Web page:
Password entry

4 Password Management Tips

The Landscape

It’s no secret that a pillar of cyber security is keeping strong and different passwords. But, according to a Google survey, 65% of people reuse passwords on different websites. This terrible habit is known as password recycling, and it leaves your accounts vulnerable on the web. Most of us know not to recycle old passwords, but 91% of people claim to be aware of the risks associated with recycling passwords. That leaves the question: why?

The problem is complexity. Having multiple strong passwords becomes tedious and difficult to remember. Sure, it’s harder for hackers to get into your accounts, but it’s also much more difficult for the account’s intended user. Remembering different iterations of a password like “aJD;w093jas;lkkd” isn’t as difficult as remembering “123456” or “qwerty” for each website. (Also, if your password is “123456”, “qwerty”, “111111”, or “password” – those are the most common and most easily guessed passwords… please stop reading this and go change all of your passwords ASAP.)

Changing Your Passwords

We also must remember that it is important to regularly change our passwords. Most experts recommend changing passwords, especially for accounts with sensitive data like banks or email, every thirty days. That’s right, once a month… try not to think about how long you’ve been using the name of your dog as your password.

A Solution

Most of us are aware that we need strong and independent passwords for every website, but we ignore that advice and continue to use them anyway. Luckily, there IS a solution! Having a password manager can be a very helpful way to keep individual, complex, and strong passwords.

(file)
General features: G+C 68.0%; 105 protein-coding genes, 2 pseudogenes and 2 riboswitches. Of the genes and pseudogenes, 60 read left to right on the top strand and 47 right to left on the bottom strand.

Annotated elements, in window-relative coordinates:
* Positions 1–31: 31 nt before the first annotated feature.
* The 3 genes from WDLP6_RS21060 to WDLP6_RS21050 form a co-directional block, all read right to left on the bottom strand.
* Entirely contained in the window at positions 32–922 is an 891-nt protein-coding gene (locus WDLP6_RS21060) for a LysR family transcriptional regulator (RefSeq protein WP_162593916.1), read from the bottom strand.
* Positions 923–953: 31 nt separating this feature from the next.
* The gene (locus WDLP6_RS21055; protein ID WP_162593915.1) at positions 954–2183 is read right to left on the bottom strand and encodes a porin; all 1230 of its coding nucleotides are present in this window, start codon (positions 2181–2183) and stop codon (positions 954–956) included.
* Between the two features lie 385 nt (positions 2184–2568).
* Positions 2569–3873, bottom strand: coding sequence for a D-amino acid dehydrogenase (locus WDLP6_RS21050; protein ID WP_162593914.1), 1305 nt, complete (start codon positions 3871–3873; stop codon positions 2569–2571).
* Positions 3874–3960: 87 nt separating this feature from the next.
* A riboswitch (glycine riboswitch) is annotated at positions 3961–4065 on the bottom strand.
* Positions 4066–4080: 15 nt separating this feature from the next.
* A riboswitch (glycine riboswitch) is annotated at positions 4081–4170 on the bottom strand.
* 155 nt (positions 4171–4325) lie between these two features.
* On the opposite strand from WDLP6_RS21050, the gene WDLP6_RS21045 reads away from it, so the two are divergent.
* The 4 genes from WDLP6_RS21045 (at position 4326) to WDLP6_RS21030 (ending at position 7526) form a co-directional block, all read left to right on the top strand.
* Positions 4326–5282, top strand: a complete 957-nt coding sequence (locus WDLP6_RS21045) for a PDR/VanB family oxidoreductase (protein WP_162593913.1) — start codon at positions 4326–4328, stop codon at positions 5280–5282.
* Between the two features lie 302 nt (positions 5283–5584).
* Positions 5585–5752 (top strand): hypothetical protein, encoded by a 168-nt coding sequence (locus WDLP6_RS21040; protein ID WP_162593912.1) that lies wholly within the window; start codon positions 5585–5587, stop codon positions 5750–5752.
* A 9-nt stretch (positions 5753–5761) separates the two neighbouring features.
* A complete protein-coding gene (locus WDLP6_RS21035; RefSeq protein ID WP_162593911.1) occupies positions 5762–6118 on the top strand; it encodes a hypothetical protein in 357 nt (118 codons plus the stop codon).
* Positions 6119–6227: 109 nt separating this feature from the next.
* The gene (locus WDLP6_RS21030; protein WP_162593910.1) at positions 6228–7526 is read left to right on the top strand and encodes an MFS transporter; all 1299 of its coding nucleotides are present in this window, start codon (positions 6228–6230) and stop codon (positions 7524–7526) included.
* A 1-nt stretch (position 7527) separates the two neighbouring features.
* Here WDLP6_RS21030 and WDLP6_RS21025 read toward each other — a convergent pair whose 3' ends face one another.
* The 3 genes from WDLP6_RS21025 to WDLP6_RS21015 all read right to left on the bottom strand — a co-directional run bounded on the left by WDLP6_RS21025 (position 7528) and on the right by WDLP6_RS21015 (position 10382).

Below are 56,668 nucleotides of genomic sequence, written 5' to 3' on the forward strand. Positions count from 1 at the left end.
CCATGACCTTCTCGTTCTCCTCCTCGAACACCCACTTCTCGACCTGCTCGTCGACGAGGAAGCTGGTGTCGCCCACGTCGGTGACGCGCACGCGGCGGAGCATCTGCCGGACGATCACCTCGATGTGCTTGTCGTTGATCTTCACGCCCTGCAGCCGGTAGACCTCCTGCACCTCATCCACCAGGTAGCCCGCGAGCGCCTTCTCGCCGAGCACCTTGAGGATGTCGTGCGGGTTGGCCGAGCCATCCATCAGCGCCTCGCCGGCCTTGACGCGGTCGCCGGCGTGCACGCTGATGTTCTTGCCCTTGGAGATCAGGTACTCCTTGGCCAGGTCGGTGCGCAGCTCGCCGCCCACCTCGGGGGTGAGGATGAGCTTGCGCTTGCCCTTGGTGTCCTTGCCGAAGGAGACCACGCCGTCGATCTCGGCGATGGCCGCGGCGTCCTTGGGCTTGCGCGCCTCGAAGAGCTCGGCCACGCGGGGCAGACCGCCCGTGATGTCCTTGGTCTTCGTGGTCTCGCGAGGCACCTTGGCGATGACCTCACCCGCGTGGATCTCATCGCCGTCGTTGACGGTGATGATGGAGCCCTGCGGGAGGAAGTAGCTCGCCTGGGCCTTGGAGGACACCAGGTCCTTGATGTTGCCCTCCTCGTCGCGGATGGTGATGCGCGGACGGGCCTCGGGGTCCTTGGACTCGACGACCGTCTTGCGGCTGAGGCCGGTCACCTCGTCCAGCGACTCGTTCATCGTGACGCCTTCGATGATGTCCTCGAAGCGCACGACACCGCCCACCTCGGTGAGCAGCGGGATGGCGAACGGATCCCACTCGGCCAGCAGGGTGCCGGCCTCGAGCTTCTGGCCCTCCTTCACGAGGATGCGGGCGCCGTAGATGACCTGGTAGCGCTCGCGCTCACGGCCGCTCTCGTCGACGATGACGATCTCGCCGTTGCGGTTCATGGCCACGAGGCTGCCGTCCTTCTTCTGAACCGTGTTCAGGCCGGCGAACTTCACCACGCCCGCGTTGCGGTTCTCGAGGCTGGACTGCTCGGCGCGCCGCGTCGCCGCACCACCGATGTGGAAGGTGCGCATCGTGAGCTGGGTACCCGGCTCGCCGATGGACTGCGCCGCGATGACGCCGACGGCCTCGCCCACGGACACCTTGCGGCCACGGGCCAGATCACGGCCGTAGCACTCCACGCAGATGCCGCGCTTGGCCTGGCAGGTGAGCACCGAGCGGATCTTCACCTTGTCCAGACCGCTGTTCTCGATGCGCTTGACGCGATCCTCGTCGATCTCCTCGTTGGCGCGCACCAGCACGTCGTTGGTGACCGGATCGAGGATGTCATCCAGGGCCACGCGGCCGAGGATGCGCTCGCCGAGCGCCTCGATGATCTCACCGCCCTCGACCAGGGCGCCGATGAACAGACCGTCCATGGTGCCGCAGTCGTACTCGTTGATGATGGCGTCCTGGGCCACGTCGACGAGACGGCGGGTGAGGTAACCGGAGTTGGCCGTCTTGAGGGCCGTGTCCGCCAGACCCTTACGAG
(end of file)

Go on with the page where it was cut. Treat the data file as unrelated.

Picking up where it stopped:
Before using a password manager, you need to come up with an incredibly secure password that is not related to your life and can’t be guessed. This is called a “master password”, and as long as it is very strong, it will keep your other passwords safely guarded inside an encrypted vault. Never share or write this password down. Especially never write it down online or in a Word document. If someone were to get ahold of your master password, it would leave every account you have vulnerable.


So let’s sum up.

  1. Have Strong and complex passwords
  2. Change those passwords every month
  3. Don’t use the same passwords on different websites
  4. Use a password manager with a strong master password to help you keep track of your complex and often-changed passwords


If you follow those guidelines, your chances of being hacked or having your passwords guessed are exponentially lowered. However, they aren’t zero. Following these steps should always be combined with other strong cyber security efforts. If you aren’t sure where your business is in its efforts or if you don’t have defenses in place, please visit our contact page.

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